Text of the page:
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The horrors of rewilding

In his engaging farming memoir, Philip Walling describes a monstrous Dutch experiment, in which lack of cultivation led to cattle starving to death

8 September 2018

9:00 AM

8 September 2018

9:00 AM

Till the Cows Come Home: The Story of Our Eternal Dependence Philip Walling

Atlantic, pp.373, £14.99

This unusual book begins with an account of the author’s ten-year love affair with dairy farming and an attempt ‘to give a flavour of what our cattle do for us’. It then turns into a survey of the various British breeds of cattle.

After poor A-levels, Philip Walling took odd jobs in his native Cumbria, such as building dry-stone walls, until he managed to acquire a small farm of his own. With great determination, he ran this single-handed, keeping both beef and dairy animals and raising poultry and a couple of pigs. They were, in retrospect at least, ‘ten years of almost undimmed joy’. But aged 30, discouraged by the daily grind, which included a milk round, and feeling he had missed out on a proper education, he gave it all up.

The story of cows is one of the oldest in the world. Even before the flood, Jabal, the son of Lamech, was ‘the father of such as have cattle’, and later, when Abraham went into Egypt to escape famine, he became ‘very rich in cattle’, with herdsmen to look after them. Skipping the centuries down to recent times, in 1946 there were 200,000 individual dairy farmers in Britain selling through the Milk Marketing Board, but by 2016 these had dwindled to 9,500; and although the number of cows nationwide had fallen from 2.5 million to 1.5 million in 2016, milk production increased by a third.


Walling quotes many other statistics, which are sometimes heavy-going for non-farmers, but he adds lively details from his own hard-won experience of the general friendliness of the farming community (though there are exceptions, and stories of sharp practice).

He refers to most of the principal breeds; Shorthorns, ‘the Black and White Revolution’, Herefords, Red Devons, the Channel Island breeds and the black cattle of Scotland, Aberdeen Angus and Galloways. What these British breeds have given to the world is incalculable. The Black Angus is the most popular beef breed in America; and in Australia they make up a third of the bulls sold at breeding sales. They are also found in South Africa, Brazil, Scandinavia, Spain and Germany. Scotland, it seems, prepares you for anywhere.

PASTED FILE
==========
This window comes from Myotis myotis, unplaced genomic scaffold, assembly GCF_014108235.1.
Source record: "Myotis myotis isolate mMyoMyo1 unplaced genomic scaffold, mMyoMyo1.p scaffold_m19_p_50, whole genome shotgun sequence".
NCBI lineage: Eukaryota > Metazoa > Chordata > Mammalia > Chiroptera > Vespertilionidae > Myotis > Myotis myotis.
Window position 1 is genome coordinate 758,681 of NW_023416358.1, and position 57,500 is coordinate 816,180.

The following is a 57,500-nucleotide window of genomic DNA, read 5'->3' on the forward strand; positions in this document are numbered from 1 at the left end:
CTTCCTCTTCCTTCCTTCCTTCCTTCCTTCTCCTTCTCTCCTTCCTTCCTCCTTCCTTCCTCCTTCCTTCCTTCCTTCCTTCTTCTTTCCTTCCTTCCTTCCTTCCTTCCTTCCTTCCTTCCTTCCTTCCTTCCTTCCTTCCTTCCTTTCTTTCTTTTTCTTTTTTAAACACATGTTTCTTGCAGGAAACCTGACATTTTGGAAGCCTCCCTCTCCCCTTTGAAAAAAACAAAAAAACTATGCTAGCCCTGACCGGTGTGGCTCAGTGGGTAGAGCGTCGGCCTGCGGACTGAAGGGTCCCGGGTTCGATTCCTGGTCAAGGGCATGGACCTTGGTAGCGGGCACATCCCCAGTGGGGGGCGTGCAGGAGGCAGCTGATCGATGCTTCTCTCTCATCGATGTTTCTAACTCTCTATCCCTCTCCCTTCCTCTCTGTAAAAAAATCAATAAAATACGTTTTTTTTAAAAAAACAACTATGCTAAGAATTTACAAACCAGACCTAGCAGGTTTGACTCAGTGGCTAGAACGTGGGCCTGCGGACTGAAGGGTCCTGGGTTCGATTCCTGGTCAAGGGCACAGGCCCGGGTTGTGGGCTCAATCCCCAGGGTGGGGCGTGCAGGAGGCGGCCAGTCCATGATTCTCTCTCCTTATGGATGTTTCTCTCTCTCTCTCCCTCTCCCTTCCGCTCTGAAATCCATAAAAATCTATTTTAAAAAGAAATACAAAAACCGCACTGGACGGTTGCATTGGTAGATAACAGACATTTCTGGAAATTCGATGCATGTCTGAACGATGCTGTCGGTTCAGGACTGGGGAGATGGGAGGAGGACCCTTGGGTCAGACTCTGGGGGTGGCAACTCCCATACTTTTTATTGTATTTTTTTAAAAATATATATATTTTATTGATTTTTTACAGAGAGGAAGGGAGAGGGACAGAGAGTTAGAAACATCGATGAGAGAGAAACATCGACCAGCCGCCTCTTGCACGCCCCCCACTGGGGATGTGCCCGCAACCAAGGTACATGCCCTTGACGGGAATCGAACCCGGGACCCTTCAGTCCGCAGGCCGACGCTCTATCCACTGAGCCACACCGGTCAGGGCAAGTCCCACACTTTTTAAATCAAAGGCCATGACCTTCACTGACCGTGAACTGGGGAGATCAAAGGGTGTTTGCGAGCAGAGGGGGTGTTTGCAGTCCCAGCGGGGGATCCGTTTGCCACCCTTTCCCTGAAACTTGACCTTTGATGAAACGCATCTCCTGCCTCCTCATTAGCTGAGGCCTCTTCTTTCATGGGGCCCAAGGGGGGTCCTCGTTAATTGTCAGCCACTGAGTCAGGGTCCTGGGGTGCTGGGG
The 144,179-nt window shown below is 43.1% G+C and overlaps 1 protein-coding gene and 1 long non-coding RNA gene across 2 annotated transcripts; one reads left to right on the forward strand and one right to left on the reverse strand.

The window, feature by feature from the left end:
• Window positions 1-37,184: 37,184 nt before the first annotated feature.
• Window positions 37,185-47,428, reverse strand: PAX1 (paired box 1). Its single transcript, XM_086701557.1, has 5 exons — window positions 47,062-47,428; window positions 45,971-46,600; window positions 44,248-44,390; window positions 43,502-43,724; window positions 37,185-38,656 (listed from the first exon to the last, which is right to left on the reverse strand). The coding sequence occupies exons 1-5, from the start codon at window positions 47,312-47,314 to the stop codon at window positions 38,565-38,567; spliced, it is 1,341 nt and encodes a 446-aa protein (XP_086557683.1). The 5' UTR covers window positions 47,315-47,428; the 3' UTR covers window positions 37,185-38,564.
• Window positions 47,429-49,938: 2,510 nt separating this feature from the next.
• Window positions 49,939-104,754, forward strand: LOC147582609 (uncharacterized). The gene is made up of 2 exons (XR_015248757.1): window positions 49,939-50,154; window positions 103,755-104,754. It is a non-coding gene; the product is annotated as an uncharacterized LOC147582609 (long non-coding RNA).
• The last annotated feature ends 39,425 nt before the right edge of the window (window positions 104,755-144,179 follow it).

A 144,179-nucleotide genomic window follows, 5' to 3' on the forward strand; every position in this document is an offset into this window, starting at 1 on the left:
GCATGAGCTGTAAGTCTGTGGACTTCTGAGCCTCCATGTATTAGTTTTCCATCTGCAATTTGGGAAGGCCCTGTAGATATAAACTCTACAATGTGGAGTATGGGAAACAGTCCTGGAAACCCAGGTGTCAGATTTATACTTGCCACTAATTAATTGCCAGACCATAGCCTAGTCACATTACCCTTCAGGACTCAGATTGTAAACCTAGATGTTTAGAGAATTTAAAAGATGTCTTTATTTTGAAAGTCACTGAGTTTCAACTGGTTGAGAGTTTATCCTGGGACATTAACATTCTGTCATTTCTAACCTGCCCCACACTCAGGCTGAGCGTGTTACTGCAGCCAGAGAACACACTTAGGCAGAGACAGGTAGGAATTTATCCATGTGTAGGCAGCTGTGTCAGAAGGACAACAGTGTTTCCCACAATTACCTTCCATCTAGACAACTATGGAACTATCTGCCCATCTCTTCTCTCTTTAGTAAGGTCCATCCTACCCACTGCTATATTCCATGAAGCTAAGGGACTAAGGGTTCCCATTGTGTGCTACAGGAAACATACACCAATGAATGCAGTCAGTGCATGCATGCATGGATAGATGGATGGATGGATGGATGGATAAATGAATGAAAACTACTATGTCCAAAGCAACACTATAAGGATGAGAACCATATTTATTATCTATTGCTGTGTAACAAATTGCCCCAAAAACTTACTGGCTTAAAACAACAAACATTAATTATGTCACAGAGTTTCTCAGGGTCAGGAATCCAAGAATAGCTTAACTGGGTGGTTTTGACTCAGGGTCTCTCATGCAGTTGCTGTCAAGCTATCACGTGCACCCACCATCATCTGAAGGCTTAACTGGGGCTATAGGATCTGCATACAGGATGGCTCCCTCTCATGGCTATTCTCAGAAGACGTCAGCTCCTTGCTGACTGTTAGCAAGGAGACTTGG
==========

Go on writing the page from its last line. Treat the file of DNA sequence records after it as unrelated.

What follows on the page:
Dairy farming in England also has a long history. The Earls of Berkeley had a substantial dairy in the 12th century, and today cheese and yoghurt are made under the arches outside London Bridge station and sold in the adjoining Borough Market.

The reader is given many details of how regional breeds affected farming, with ups and downs along the way, and we learn fascinating stories of the achievements of great breeders such as Robert Blackwell (1725–96) and Thomas Coke. The latter, as well as his many agricultural improvements, was responsible for introducing Red Devons to Norfolk.

Away from the analysis of cow life in Britain there is a digression on the appalling slaughter of millions of buffaloes in the American midwest, and another on the intensive breeding of Texas Longhorns, whose horn-span can reach nine feet, but which are amazingly deft at negotiating small entrances and exits. Walling also covers the monstrosity of a recent rewilding scheme in Holland, which ruthlessly insisted on leaving nature alone. In a large enclosed area, no cultivation at all took place, creating a futile famine: a large number of cattle died of starvation as a result.

The many excellent colour photographs add greatly to the story, and there is a useful glossary for the uninitiated. The contributions of cows to our lives are endless: veal, beef, milk, butter, cheese. yoghurt, leather, horn, and not least the manure which enriches the pastures on which they depend. What other creature gives us so much?


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